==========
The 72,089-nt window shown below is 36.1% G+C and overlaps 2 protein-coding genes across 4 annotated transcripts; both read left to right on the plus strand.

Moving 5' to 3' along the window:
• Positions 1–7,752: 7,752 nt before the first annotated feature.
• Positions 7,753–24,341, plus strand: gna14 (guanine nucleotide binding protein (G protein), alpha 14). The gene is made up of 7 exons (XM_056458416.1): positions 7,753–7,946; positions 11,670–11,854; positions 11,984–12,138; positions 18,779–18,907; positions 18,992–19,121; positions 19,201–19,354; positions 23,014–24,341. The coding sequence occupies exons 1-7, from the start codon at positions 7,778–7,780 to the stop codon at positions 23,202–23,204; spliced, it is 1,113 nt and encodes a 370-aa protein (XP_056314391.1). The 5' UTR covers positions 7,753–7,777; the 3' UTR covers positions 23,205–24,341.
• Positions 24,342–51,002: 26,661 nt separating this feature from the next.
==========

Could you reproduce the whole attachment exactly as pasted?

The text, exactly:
The 72,089-nt window shown below is 36.1% G+C and overlaps 2 protein-coding genes across 4 annotated transcripts; both read left to right on the plus strand.

Moving 5' to 3' along the window:
• Positions 1–7,752: 7,752 nt before the first annotated feature.
• Positions 7,753–24,341, plus strand: gna14 (guanine nucleotide binding protein (G protein), alpha 14). The gene is made up of 7 exons (XM_056458416.1): positions 7,753–7,946; positions 11,670–11,854; positions 11,984–12,138; positions 18,779–18,907; positions 18,992–19,121; positions 19,201–19,354; positions 23,014–24,341. The coding sequence occupies exons 1-7, from the start codon at positions 7,778–7,780 to the stop codon at positions 23,202–23,204; spliced, it is 1,113 nt and encodes a 370-aa protein (XP_056314391.1). The 5' UTR covers positions 7,753–7,777; the 3' UTR covers positions 23,205–24,341.
• Positions 24,342–51,002: 26,661 nt separating this feature from the next.